The 25-year power purchase agreement for the 55-megawatt Methane Gas Project in Lake Kivu, Western Province, was signed on Tuesday in Kigali between Symbion Power chief executive Paul Hinks, REG chief executive Jean-Bosco Mugiraneza, and the Minister for Infrastructure, James Musoni
The recently-raised power tariffs might not stay long that way as efforts to reverse the trend gained impetus this week with a new power purchase agreement signed between American energy firm, Symbion Power, and Rwanda Energy Group (REG).
The agreement, according to Musoni, is expected to help reduce power tariff and improve the country’s quality of energy.
At only 9.8 cents per unit, Minister Musoni is confident the rate is affordable when compared to about 18 cents many industrialists pay for every unit of power they consume.
“The deal means more affordable and stable power which will translate into faster economic development,” Musoni said. He urged both parties to ensure a faster implementation of what was agreed on.
The deal comes three months after government increased power tariffs by 35 per cent for low voltage users, including residential and non-residential consumers (to Rwf182 per kilowatt, from Rwf134 per kilowatt). However, charges for industrial power consumers were not changed and remained at Rwf126 per kilowatt.
More about the agreement
According to the agreement, the first barge is expected to provide at least 14 megawatts of electricity 15 months after the project reaches financial close. Then full 50 megawatts will be commissioned within 36 months after reaching financial close.
Lake Kivu is a reserve for an estimated 55 billion cubic meters of methane gas deposits. The total power generation potential of this resource has been conservatively estimated at more than 500 megawatts over 40 years.
Under the purchase agreement, Symbion Power will begin implementation activities, including detailed design, procurement and permitting for the project located on the shores of Lake Kivu near Rubavu District.
The power project also reduces the risk of gases trapped in the deep layers of the lake rising to the surface and endangering the surrounding communities.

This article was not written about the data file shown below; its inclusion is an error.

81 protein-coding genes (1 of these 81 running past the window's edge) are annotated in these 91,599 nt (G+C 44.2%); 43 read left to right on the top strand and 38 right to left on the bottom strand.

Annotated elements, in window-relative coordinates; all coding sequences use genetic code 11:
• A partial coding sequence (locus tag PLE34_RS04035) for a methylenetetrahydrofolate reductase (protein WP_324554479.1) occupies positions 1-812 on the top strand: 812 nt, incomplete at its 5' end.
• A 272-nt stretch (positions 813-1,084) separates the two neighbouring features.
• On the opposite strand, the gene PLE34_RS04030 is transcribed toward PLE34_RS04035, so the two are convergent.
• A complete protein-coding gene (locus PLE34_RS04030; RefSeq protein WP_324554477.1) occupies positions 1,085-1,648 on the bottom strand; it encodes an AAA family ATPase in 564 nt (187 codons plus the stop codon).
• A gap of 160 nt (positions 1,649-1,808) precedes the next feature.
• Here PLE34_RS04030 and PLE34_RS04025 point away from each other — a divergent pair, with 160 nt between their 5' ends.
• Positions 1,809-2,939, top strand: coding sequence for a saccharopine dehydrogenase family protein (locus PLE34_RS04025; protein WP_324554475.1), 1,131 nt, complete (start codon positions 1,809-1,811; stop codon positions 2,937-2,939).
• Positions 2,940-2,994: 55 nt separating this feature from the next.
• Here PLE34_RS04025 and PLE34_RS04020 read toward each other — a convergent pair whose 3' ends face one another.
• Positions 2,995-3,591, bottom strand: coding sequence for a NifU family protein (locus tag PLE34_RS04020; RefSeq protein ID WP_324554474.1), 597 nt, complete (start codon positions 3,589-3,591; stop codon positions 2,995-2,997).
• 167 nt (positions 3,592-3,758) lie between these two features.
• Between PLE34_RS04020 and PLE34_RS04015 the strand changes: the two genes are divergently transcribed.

Symbion Power’s Hinks said the deal could help save government billions of cash spent on importing heavy fuels.
“Unlocking Lake Kivu’s energy potential is a game changer for Rwanda; our team is working hard to turn this resource into affordable, reliable power for Rwandan people,” Hinks said.
“We work with governments across sub-Saharan Africa to replace expensive, imported fuel with indigenous fuel sources to produce electricity and are honoured to have the opportunity to do that here in Rwanda as a part of our commitment to President Obama’s Power Africa initiative.”
Symbion Power will extract methane gas from the depths of the lake in a safe and controlled manner and process the gas into electricity onshore, he added.
The project underscores Symbion’s commitment to investing in sub-Saharan Africa’s power sector through close cooperation and partnership with host country governments.
“We are working closely with the government of Rwanda and its regulatory agencies to ensure that the Lake Kivu project delivers affordable energy in an efficient and environmentally responsible manner,” he said.
Mugiraneza said the power project is a key part of Rwanda’s plan to increase generation capacity.
“We have confidence that the technology is working on a large scale and will help boost our plan to generate more power,” Mugiraneza said.
Base load power, generated from the lake resource by Symbion Power, is expected to help boost Rwanda’s electricity supply and lower the overall cost of electricity.
In addition to providing Rwandans with more electricity, the project will also help alleviate the risk of an uncontrolled release of gas from the lake.
Francis Gatare, the chief executive officer Rwanda Development Board, said investing in energy has a high multiplier effect on other sectors of the economy.
“Investing in cost effective energy is crucial for our competitiveness; it will also help attract more investors into the country and spark economic development,” Gatare said.
Rwanda’s power generation capacity has increased by over 86 megawatts, in the last 18 months alone and currently stands at more than 185 megawatts.
The plan is to increase this capacity to at least 563 megawatts by 2018.
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